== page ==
If you tracked one drop of water through Vancouver’s Marine Park Wastewater Treatment Plant, you’d find that it takes about eight hours to go from raw sewage to reasonably clean.
Some of the leftover solids get pumped over to the West Side plant for still more treatment, removal and eventual incineration. But much of the water that moves through the Marine Park plant winds up diffused in the Columbia River in a condition that’s no more polluted than the river itself, according to Frank Dick, the city’s wastewater engineering supervisor.
“I’m your wastewater guy,” Dick told a group of 15 curious folks who signed up for a live, and only slightly stinky, Saturday morning tour of the Marine Park plant’s innards, supplemented by a stroll upriver to the site where that cleaned-up water emerges from specially designed underground pipes and joins the flow to the Pacific Ocean.
Built in the mid-1990s, the Marine Park plant was an attempt to beautify a naturally unattractive process, Dick said. Mindful of neighbors on a ridge overlooking the site — and the need to educate the public about the importance of water — the city decided to keep tanks and settling ponds full of brown gunk almost entirely covered up, and to add the people-oriented Water Resources Education Center facility as well.
“Visitors from all over the U.S. have come to take a look at our water-treatment plant,” Dick said with pride.
Ten million gallons of wastewater from Vancouver’s greater urban area flow through the Marine Park plant every day, Dick said. The city’s population is approaching 200,000 now, he said, but its wastewater system service area goes far beyond the current city limits, serving around 245,000 people in 60,000 customer accounts.
Plant operators with a private contractor called Jacobs are onsite for eight hours per day to manage the mechanical and chemical intricacies of the process from a central computer control room, Dick said, and to walk around visually inspecting everything. After hours and on weekends, the plant usually hums along automatically.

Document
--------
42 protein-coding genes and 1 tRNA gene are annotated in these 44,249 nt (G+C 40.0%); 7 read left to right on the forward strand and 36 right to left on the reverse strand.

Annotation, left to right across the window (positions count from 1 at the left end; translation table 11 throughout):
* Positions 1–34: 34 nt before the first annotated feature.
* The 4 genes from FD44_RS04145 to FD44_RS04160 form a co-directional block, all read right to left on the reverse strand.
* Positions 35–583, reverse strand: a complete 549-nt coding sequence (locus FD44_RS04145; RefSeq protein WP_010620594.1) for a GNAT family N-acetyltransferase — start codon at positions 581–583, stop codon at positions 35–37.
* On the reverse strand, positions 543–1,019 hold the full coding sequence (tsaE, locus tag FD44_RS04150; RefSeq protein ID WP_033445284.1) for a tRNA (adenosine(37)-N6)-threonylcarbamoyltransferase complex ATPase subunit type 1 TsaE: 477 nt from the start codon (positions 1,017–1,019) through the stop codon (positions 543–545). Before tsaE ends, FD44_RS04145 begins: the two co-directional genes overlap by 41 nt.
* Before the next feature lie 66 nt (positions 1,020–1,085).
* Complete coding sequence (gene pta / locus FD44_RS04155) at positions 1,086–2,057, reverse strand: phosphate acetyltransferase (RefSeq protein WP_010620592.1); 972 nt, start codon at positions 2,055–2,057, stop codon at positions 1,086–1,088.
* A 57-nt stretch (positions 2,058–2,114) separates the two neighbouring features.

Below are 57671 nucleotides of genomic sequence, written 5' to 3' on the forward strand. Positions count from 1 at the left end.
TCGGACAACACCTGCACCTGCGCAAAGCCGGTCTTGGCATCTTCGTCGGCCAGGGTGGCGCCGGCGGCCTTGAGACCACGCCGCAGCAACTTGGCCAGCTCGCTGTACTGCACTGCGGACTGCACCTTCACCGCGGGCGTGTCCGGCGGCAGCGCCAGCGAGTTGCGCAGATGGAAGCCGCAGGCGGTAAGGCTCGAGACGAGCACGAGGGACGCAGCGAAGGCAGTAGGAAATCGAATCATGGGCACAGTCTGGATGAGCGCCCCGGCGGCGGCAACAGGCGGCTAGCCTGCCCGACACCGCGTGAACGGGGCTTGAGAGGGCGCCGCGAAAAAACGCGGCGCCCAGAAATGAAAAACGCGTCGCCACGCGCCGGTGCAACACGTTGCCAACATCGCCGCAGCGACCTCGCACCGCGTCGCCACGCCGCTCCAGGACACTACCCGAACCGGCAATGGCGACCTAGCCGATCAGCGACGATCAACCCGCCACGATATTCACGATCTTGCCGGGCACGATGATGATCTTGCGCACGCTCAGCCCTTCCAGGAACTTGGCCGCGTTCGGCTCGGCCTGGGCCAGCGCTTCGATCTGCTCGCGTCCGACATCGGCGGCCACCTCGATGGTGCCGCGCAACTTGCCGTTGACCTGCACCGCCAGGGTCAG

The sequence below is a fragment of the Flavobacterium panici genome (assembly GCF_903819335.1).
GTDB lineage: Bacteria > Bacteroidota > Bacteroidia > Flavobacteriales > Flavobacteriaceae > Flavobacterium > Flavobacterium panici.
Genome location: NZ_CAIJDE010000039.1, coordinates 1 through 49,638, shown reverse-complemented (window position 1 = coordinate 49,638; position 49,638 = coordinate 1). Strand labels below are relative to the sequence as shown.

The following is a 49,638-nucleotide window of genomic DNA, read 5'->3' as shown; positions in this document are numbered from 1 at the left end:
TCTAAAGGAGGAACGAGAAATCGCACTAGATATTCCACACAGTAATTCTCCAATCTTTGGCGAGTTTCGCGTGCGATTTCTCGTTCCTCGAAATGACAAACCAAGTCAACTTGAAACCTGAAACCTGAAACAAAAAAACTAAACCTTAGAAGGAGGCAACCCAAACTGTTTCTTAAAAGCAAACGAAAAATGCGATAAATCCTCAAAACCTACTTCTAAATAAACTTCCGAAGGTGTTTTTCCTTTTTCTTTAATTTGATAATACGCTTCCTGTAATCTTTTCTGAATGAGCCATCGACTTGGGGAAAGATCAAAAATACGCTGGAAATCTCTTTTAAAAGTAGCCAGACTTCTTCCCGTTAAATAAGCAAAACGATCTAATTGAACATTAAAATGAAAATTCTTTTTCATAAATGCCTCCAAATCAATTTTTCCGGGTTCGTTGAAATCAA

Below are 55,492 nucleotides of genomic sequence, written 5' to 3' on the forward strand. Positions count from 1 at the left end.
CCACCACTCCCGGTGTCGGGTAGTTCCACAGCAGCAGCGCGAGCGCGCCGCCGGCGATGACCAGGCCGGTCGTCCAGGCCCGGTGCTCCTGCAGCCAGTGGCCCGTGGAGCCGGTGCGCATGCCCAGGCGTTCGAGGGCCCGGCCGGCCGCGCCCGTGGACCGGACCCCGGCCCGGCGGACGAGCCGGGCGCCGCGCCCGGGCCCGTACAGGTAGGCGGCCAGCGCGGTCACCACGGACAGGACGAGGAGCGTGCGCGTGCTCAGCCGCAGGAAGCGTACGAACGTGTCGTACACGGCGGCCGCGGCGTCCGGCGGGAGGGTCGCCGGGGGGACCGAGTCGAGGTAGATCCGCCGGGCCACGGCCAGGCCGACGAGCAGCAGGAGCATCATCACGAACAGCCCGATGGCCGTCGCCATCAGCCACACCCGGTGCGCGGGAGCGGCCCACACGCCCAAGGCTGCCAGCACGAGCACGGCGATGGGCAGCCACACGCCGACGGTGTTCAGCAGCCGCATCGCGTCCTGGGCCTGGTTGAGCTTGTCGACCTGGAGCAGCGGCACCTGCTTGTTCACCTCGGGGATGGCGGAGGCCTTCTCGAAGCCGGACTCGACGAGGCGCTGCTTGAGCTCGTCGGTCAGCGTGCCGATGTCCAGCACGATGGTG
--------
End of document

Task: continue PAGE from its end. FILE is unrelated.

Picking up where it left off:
The four Ps
Talking about wastewater gets gross, but it’s not quite as gross as the wastewater itself. So hold your nose, and here we go.
Pee, poop, toilet paper and puke. Those are the four Ps — the only things that should ever get flushed down your toilet, Dick said.
Never diapers. Never baby wipes. Never leftovers. Never anything that’s not one of those four Ps, Dick said. (Pet waste is not a P. Its chemical composition is different from human waste. Send it to the landfill, Dick said.)
Commercial products like wipes claim to be flushable, but Dick said he’s conducted myriad personal tests of these claims and has never found any supposedly “flushable” product that doesn’t cause problems.
That’s why the five-step process of treating wastewater starts with pretreatment, which means removing all the miscellaneous stuff that never should have gone down the pipe to begin with.
Children’s toys are a frequent find in the pretreatment phase, Dick said. Candy wrappers, other plastic packaging and plenty of faux-“flushable” products are common, too. Cell phones and medical devices aren’t all that rare.
Dick’s favorite rescue at the pretreatment phase was a $50 bill that eventually paid for pizza, he said.
Next, what’s called “grit” — small, hard particles of everything from dirt to kernels of corn — is screened out. Then, the water is piped into six large, rectangular settling tanks where it just sits and sloshes for a while, letting scum float to the surface and sludge sink to the bottom.
“We’re standing on those tanks right now,” Dick said after the tour group stepped onto the roof of the building, which screens the tanks from neighborhood view. After sludge settles to the bottom, Dick said, chain-driven scrapers move it toward the drain that sends it on its way to Vancouver’s West Side treatment plant for more processing and eventual incineration. Meanwhile, scum skimmers remove fat and grease from the top.
Next, compressed air is pumped through the water as it passes through 18-foot-deep basins. The heated air facilitates the action of naturally occurring microbes that break down organic and toxic chemicals. Plant operators must keep an eye on the air flow and the amount of microbes in the system, Dick said.
Finally, the water shoots past intense ultraviolet lights, which kills any remaining bacteria and viruses. After that, the cleaned-up water is piped 800 feet upriver and diffused into the Columbia in a way that’s unnoticeable.
Quality tests of samples are conducted every 24 hours to ensure that all is going right, he said.
“It’s a very complicated process,” Dick said. “In the end, we need to make sure the water we are discharging is cleaner than river water. It’s all about removing stuff.”